Health

Walking to health – twenty-one years on

Those of you who’ve been reading my blogs for a while know that I frequently write about the latest research and public policy documents on walking and health.  There have been two biggies this week.  The first is a whole BJSM* issue of editorials, articles and reviews dedicated to the benefits of walking.  The second is the publication of the WHO* Global Action Plan on Physical Activity 2018-2030 – which in large part is

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Brains and balance

Next week we are introducing our new focus area: brains and balance. It is all thanks to my physio friend Susie Brown. 

As those of you who walk regularly with us know, each week in every class we run we focus on a specific aspect of the Nordic walking technique relevant to the following areas of the body:

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Healthy body workshop series

One of the many reasons why I’m a big fan of Nordic walking is that informs us on how we should move and walk.  Walking, like breathing, is a function that we’ve been doing for almost the entirety of our lives yet mostly given no thought to.  There really should be lessons in school – how to breath, how to walk – it would have a much more profound impact on our lives than knowing who the six wives of Henry VIII were.  It would also probably save the NHS billions as we’d have the tools to know through correct breathing and walking how to ease tension and anxiety, strengthen our deeply import

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Balance – Why it’s vital and how to improve it

I was reflecting the other day on how important balance is in our lives.  Work/life balance, financial balance, nutritional balance – they are all things we spend much of our lives trying to achieve.  And quite rightly.  They are crucial to our overall wellbeing. 

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The new wonder drug

Whilst many of us have been preparing for our South Wales Three Peaks club challenge next week, a recent spate of reports has been extolling the benefits of a ‘new’ wonder drug: Exercise. 

If ever you’re tempted to stay indoors, to put your feet up rather than get out into the elements, remember the overwhelming scientific and observational evidence that tells you how beneficial exercise is for your body and soul.  Here’s the latest findings, all published over the last few weeks.

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Active 10 vs 10,000 steps: which is best? Plus why you should know about Vitamin D

Yesterday I joined Ali Vowles on local radio to discuss the Active 10 vs 10,000 steps debate.  Which is best and why?  The debate has long been rumbling but it was triggered anew by Michael Mosley’s The Truth About…Getting Fit (see my last blog).  It’s a fascinating area and relevant to all of us.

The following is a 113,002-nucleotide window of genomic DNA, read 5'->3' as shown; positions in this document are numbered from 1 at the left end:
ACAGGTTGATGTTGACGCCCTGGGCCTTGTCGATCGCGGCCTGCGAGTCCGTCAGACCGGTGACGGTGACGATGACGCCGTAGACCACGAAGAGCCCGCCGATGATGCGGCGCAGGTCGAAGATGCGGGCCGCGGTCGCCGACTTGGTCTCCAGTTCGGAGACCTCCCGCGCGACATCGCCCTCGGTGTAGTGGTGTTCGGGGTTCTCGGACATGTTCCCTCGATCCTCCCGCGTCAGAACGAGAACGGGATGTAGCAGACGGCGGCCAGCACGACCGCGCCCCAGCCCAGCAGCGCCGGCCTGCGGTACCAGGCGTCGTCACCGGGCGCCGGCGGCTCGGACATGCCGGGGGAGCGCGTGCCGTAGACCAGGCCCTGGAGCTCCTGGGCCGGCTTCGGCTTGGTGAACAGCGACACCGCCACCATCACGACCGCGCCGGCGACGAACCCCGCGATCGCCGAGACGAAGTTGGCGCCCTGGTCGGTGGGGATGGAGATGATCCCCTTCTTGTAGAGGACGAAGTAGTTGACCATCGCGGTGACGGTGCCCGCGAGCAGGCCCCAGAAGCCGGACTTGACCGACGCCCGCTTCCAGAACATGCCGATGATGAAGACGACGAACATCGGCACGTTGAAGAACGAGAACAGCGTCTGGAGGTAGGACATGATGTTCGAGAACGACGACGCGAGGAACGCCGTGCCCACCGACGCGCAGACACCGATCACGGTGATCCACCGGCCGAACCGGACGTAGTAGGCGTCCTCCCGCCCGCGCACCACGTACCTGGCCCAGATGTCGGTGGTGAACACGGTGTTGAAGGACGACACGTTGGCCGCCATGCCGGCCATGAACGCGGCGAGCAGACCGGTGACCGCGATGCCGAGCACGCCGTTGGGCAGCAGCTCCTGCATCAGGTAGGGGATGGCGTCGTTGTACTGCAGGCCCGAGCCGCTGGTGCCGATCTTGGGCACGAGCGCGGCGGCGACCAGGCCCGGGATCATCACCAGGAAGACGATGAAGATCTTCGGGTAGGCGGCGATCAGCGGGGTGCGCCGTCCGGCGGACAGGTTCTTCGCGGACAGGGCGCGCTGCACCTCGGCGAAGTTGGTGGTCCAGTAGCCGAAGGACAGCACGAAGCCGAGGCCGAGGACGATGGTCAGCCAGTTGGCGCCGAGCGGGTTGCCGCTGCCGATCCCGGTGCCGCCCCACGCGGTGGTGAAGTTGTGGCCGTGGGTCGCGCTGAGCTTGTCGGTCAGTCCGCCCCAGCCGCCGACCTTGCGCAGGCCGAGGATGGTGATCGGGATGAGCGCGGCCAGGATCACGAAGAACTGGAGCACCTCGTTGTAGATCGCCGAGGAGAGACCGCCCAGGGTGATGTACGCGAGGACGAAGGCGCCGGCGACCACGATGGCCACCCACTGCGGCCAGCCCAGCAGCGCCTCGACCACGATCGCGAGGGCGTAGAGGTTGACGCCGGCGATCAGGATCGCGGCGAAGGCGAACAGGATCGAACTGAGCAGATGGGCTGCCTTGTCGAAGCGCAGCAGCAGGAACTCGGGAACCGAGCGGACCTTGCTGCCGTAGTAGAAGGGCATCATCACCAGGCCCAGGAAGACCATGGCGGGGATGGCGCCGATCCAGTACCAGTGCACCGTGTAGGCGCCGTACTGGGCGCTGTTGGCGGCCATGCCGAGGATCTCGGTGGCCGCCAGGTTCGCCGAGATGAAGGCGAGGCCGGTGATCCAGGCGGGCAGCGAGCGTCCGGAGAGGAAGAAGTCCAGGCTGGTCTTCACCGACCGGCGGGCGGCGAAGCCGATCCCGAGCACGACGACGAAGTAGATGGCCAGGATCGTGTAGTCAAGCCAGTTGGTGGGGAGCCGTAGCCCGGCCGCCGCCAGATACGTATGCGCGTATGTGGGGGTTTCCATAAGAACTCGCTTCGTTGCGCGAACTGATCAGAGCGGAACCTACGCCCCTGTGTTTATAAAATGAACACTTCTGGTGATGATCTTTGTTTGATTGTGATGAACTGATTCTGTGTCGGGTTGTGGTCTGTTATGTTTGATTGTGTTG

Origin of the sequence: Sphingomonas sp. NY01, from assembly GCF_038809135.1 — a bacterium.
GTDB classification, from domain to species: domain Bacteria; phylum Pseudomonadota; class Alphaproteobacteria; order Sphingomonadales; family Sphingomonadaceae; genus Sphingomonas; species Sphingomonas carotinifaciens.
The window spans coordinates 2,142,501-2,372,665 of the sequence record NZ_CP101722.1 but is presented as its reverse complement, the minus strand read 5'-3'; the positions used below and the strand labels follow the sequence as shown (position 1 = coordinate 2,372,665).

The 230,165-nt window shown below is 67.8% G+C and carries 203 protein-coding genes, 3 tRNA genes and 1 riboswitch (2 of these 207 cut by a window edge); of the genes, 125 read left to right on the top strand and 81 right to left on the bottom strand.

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Why we should breathe properly for a healthy back plus details of next year’s Exel Nordic walking poles

A couple of articles have caught my eye this week – the value of the basic press-up and a possible answer for our £1 billion back problem.  Press-ups it seems are back in fashion following the publication of a recent scientific study revealing them as the best exercise you can do for your health (they clearly haven’t heard of Nordic walking…). 

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The miracle cure

The Guardian devoted three pages this week to what it deemed ‘the miracle cure’ - exercise.  Depression, heart disease, stroke, cancer, diabetes, blood pressure, sleep - all, it said, are positively impacted by exercise.  Not to mention weight loss (when combined with healthy eating), stronger bones, fewer falls in the elderly... and the list went on. 

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Stroke prevention, healthy bones and exercise

Research published last week shed further light on the benefits of taking up exercise at any stage in your life. According to the study by Erik Prestgaard of the University of Oslo, getting fit in your 40s and 50s could halve your long term risk of a stroke. 

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Tick alert, our new mindful Nordic walking course plus our nations slide toward inactivity

Mind full or mindful?  A neat play on words.  I don’t know about you but my mind is often full!  According to the Neuroscientist Amishi Jha, in neurological terms it’s all about where your attention is (mine flits all over the place).  Her TEDx talk (Taming Your Wandering Mind) is fascinating and worth a watch.

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